The Anti-OPEC Movement May Do More Harm Than Good, Says OilPrice.com
It’s “disastrous” for the oil markets, the publication warns.
Irina Slav, a writer for OilPrice.com, wrote a critique of environmentalist Carl Pope’s opinion piece published on Bloomberg earlier in November. Slav pointed out the dangers of Pope’s “vision of an anti-OPEC grouping.”
The idea of an anti-OPEC+ group has been floated before, Slav recalled, particularly by Italy’s then-PM Mario Draghi. But the idea never really stuck because of the obvious consequence of OPEC retaliating. It has already gotten this far, much to the surprise and disappointment of the United States.
In his proposal, Pope begins with an assertion: “the idea that the US has no tool except a begging bowl to influence global oil prices is absurd.” He then suggests that if the bipartisan NOPEC bill that’s gaining momentum in Congress becomes law, the US would be able to start laying down punishments for OPEC+ members via fines, import tariffs, sanctions, and barring the access of national oil companies like Saudi’s Aramco and Russia’s Rosneft to public financial markets.
The problem here, Slav posits, is that Pope’s narrative ignores that 1) these ‘punishments’ may not carry actual weight as Rosneft is already heavily sanctioned and Aramco, unlike Chevron or Shell, doesn’t really rely on the public markets, and 2) hitting OPEC+ with punitive measures would mean that oil from the cartel would become more expensive — certainly “bad news for buyers,” including the US.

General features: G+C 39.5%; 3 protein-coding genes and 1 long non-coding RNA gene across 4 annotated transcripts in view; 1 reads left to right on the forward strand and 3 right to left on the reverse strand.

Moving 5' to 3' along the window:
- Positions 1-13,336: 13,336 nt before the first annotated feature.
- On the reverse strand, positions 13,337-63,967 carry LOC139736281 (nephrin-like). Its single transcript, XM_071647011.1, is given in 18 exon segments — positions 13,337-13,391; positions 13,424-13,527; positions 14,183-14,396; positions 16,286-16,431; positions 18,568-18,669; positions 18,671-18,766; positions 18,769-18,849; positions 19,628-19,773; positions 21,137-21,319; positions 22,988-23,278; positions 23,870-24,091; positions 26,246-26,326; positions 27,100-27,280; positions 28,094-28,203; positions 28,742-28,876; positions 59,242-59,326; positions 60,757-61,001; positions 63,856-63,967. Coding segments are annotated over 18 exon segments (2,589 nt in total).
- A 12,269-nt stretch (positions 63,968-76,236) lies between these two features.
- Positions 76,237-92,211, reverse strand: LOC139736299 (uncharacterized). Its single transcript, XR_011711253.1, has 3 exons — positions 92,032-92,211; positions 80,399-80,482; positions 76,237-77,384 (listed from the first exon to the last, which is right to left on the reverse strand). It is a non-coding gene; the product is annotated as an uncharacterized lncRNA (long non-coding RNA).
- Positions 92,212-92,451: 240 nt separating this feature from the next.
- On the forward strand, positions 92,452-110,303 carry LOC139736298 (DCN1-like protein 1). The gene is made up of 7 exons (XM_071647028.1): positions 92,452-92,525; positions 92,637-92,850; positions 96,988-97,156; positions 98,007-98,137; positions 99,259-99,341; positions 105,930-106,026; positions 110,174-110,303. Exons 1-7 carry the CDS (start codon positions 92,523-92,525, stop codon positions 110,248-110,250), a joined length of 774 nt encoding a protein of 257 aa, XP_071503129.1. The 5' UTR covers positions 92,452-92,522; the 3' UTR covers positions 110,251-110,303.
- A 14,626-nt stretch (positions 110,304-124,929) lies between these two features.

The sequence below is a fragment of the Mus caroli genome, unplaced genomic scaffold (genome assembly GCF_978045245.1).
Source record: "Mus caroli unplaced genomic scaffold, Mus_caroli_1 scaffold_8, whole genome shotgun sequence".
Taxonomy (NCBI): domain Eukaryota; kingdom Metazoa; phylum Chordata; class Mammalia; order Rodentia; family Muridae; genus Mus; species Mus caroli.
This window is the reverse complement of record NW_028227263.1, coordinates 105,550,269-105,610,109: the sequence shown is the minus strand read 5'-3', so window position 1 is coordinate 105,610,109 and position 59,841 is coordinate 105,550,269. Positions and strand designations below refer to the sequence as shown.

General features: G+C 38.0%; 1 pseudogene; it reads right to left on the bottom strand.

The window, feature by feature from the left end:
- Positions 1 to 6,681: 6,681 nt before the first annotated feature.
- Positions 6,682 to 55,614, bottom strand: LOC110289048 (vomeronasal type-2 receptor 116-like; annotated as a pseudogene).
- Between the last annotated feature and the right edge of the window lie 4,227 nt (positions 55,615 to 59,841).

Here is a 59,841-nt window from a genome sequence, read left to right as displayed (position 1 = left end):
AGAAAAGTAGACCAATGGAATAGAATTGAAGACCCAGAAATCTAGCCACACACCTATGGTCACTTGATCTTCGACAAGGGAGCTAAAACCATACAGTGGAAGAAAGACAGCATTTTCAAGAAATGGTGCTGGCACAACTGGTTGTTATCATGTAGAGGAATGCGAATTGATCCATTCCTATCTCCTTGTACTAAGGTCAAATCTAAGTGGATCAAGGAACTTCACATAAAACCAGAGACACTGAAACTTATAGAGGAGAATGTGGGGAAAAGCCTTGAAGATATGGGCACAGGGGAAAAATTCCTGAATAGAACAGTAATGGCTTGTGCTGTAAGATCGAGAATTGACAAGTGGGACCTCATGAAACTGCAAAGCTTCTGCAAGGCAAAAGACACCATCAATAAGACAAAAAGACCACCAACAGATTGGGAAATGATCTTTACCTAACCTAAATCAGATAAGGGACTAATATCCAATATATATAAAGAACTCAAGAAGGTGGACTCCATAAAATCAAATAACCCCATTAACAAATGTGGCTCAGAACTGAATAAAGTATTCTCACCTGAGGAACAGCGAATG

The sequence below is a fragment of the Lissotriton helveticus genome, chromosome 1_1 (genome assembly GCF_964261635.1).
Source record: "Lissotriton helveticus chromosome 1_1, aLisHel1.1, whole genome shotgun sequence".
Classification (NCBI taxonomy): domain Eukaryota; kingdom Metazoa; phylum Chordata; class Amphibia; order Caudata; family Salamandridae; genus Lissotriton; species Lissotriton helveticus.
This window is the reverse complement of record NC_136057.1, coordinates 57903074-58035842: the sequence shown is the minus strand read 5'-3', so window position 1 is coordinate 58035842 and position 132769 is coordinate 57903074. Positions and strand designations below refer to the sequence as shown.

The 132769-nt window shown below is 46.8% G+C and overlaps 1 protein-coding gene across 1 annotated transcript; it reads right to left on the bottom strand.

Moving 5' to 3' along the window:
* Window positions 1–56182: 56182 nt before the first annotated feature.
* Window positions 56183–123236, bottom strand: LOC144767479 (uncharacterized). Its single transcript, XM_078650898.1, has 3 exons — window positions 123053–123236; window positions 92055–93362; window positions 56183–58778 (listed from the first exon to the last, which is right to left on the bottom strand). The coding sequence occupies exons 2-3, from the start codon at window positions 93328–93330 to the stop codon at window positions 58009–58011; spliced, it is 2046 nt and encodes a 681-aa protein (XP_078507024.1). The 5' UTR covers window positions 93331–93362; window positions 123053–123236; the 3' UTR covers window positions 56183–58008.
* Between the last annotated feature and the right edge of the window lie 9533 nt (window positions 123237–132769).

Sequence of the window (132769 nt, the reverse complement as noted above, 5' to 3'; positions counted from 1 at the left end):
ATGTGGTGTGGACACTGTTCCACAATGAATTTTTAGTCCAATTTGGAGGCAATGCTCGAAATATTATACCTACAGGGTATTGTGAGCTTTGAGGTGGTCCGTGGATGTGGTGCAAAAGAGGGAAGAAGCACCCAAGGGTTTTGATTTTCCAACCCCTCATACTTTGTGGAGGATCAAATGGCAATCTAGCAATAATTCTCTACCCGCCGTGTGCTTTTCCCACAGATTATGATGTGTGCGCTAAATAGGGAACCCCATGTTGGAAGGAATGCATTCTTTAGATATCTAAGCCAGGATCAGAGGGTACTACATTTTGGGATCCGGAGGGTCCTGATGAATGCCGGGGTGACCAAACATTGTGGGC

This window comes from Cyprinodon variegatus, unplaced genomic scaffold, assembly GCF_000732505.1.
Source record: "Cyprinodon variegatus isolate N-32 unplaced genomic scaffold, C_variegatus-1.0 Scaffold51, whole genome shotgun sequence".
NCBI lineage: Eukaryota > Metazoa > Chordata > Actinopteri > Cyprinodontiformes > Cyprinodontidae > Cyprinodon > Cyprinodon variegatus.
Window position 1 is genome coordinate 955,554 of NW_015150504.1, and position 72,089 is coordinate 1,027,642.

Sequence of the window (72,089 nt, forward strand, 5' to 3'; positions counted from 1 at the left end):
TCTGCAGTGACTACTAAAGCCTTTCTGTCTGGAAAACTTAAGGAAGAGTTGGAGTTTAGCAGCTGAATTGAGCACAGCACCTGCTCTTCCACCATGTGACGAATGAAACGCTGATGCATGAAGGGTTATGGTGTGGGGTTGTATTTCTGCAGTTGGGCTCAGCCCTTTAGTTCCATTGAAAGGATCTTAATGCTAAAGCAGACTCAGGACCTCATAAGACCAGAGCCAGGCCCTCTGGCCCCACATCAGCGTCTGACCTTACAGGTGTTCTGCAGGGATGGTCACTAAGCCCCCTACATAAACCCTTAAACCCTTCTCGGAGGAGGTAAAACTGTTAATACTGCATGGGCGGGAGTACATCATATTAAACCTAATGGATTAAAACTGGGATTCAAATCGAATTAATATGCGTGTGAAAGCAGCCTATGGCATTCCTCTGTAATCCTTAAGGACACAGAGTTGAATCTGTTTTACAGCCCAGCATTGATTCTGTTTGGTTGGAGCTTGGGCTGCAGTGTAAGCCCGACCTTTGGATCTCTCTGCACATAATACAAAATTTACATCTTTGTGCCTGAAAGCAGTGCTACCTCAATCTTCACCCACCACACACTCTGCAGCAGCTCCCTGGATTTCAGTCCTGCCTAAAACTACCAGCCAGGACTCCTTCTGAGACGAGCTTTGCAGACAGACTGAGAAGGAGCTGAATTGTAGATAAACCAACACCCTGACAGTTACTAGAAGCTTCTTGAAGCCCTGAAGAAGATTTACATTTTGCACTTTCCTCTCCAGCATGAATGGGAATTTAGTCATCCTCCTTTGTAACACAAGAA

Pope proposes an alternative to OPEC — the Organization for Clean and Affordable Transportation or OCAT. The proposal could be construed at its best as hopeful, at worst, naive. It is a group made up of “responsible oil producers and consumers” with the US, Canada, and Norway as the producers, and everyone else except OPEC+ as the consumers. But Slav points out that these responsible producers can provide only a fraction of the supply needed for the energy transition.
The anti-OPEC movement makes a dangerous assumption: ”that the West can survive longer without OPEC+ oil than OPEC+ can survive without selling its oil to the West,” Slav wrote. “As we can see from what has been happening in Europe over the past few months, this is a highly questionable assumption.”
Information for this briefing was found via OilPrice.com, Bloomberg, and the sources and companies mentioned. The author has no securities or affiliations related to this organization. Not a recommendation to buy or sell. Always do additional research and consult a professional before purchasing a security. The author holds no licenses.